Epigenetics and memory

Epigenetic modification is a powerful mechanism for the induction, the expression and persistence of long-term memory.

For long-term memory, we need to consider diverse cellular processes. These occur in neurons from different brain regions (in particular hippocampus, cortex, amygdala) during memory consolidation and recall. For instance, long-term changes in kinase expression in the proteome, changes in receptor subunit composition and localization at synaptic/dendritic membranes, epigenetic modifications of chromatin such as DNA methylation and histone methylation in the nucleus, and the posttranslational modifications of histones, including phosphorylation and acetylation, all these play a role. Histone acetylation is of particular interest because a number of known medications exist, which function as histone deacetylase inhibitors (HDACs), i.e. have a potential to increase DNA transcription and memory (more on this in a later post).

Epigenetic changes are important because they define the internal conditions for plasticity for the individual neuron. They underlie for instance, kinase or phosphatase-mediated (de)activations of enzymatic proteins and therefore influence the probability of membrane proteins to become altered by synaptic activation.

Among epigenetic changes, DNA methylation typically acts to alter, often to repress, DNA transcription at cytosine, or CpG islands in vertebrates. DNA methylation is mediated by enzymes such as Tet3, which catalyses an important step in the demethylation of DNA. In dentate gyrus of live rats, it was shown that the expression of Tet3 is greatly increased by LTP – synaptically induced memorization – , suggesting that certain DNA stretches were demethylated [5], and presumably activated. During induction of LTP by high frequency electrical stimulation, DNA methylation is changed specifically for certain genes known for their role in neural plasticity [1]. The expression of neural plasticity genes is widely correlated with the methylation status of the corresponding DNA .

So there is interesting evidence for filtering the induction of plasticity via the epigenetic landscape and modifiers of gene expression, such as HDACs. Substances which act as histone deacetylase inhibitors (HDACs) increase histone acetylation. An interesting result from research on fear suggests that HDACs increase some DNA transcription, and enhance specifically fear extinction memories [2], [3],[4].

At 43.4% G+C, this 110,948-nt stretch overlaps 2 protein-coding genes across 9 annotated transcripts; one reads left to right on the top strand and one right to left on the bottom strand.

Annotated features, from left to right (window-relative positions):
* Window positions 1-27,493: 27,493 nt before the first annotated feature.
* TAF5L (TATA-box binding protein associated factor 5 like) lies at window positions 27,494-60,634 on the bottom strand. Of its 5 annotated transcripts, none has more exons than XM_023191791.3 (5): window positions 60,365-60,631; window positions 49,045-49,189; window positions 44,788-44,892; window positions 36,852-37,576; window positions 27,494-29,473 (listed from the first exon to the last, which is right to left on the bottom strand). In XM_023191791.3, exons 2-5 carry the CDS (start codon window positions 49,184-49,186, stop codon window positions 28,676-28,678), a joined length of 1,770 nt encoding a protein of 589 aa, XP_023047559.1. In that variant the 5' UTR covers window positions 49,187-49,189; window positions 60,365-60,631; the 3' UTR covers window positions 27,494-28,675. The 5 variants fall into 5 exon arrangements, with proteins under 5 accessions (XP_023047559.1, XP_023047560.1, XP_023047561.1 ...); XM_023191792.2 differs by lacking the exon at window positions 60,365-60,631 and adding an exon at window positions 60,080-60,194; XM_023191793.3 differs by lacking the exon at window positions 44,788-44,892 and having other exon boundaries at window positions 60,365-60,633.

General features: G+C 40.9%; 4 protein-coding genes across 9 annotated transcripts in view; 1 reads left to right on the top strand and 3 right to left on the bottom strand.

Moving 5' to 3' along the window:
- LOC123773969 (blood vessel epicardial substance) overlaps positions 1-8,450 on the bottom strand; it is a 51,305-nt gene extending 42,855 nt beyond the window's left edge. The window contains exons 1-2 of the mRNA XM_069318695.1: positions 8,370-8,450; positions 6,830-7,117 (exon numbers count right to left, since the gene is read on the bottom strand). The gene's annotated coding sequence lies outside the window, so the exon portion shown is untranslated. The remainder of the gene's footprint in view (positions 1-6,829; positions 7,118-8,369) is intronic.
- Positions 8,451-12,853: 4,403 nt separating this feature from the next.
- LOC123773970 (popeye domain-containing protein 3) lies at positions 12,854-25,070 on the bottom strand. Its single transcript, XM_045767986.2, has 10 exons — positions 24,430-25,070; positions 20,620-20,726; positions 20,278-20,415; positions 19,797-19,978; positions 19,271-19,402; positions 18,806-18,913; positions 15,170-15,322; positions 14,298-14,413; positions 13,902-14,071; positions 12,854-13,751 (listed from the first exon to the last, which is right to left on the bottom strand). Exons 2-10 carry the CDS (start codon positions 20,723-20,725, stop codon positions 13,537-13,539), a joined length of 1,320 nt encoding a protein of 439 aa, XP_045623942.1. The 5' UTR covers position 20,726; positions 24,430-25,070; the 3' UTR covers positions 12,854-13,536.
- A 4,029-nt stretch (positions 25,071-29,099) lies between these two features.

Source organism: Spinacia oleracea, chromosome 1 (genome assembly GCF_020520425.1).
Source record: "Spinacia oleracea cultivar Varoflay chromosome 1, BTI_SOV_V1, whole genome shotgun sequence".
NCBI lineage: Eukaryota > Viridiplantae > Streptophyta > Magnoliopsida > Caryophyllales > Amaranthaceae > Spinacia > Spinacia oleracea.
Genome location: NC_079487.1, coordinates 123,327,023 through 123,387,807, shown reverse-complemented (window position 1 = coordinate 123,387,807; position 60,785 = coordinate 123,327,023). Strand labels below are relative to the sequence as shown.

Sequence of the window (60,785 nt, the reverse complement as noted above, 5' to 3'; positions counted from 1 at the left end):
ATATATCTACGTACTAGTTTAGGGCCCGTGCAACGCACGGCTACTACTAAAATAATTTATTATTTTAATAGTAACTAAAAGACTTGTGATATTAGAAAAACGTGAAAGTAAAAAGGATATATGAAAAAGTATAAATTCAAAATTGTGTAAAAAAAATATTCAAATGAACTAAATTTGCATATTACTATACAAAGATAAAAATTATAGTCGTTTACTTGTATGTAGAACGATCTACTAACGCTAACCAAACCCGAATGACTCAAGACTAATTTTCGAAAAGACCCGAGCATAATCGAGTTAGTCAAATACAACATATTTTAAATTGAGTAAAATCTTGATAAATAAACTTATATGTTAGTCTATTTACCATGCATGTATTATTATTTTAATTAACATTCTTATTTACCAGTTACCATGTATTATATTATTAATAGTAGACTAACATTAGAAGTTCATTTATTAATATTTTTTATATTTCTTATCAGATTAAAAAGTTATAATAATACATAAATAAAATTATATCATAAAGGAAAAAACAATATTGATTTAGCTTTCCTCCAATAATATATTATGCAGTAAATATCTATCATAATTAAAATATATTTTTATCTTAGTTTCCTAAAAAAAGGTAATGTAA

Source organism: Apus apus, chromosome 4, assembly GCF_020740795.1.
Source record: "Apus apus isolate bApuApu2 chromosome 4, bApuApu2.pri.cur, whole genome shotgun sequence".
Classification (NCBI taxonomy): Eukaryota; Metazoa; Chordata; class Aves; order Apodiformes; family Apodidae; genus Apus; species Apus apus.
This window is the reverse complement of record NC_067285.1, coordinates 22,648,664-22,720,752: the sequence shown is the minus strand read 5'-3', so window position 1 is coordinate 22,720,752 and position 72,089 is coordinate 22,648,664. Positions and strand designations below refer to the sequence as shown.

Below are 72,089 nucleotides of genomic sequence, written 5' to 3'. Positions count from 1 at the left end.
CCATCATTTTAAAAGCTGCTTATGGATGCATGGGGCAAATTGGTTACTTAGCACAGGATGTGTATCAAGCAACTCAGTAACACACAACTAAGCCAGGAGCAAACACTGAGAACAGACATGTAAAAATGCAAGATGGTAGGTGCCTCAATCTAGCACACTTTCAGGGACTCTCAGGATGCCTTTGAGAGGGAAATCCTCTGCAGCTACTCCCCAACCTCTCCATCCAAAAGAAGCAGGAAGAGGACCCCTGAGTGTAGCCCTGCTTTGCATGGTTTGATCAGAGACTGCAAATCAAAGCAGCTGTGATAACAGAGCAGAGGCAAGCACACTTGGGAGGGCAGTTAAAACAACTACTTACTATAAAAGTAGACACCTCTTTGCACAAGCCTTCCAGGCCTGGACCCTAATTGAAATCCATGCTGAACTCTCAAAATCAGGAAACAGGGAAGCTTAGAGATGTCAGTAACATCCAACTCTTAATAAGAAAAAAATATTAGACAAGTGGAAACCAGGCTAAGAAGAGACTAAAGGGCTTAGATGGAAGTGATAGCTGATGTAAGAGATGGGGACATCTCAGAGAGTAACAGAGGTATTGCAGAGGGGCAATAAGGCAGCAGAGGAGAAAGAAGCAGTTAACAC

Ion channel expression is not regulated by spiking behavior

An important topic to understand intrinsic excitability is the distribution and activation of ion channels. In this respect the co-regulations between ion channels are of significant interest. MacLean et al. (2003) could show that overexpression of an A-type potassium channel by shal-RNA-injection in neurons of the stomatogastric ganglion of the lobster is compensated by upregulation of Ih such that the spiking behavior remained unaltered.

A non functional shal-mutant whose overexpression did not affect spiking had the same effect, which shows that the regulation does not happen at the site of the membrane, by measuring the spiking behavior. In this case, Ih was upregulated, even though IA activity was unaltered, and spiking behavior was increased. (This is in contrast to e.g. O’Leary et al., 2013, who assume homeostatic regulation of ion channel expression at the membrane, by spiking behavior.)

In drosophila-motoneurons the expression of shal and shaker – both responsible for IA – is reciprocally coupled. If one is reduced, the other is upregulated to a constant level of IA activity at the membrane. Other ion channels, like (INAp and IM) are again antagonistic, which means they correlate positively: if one is reduced, the other is reduced as well to achieve the same level of effect (Golowasch2014). There are a number of publications which have all documented similar effects, e.g. (MacLean et al., 2005, Schulz et al., 2007; Tobin et al., 2009; O’Leary et al., 2013).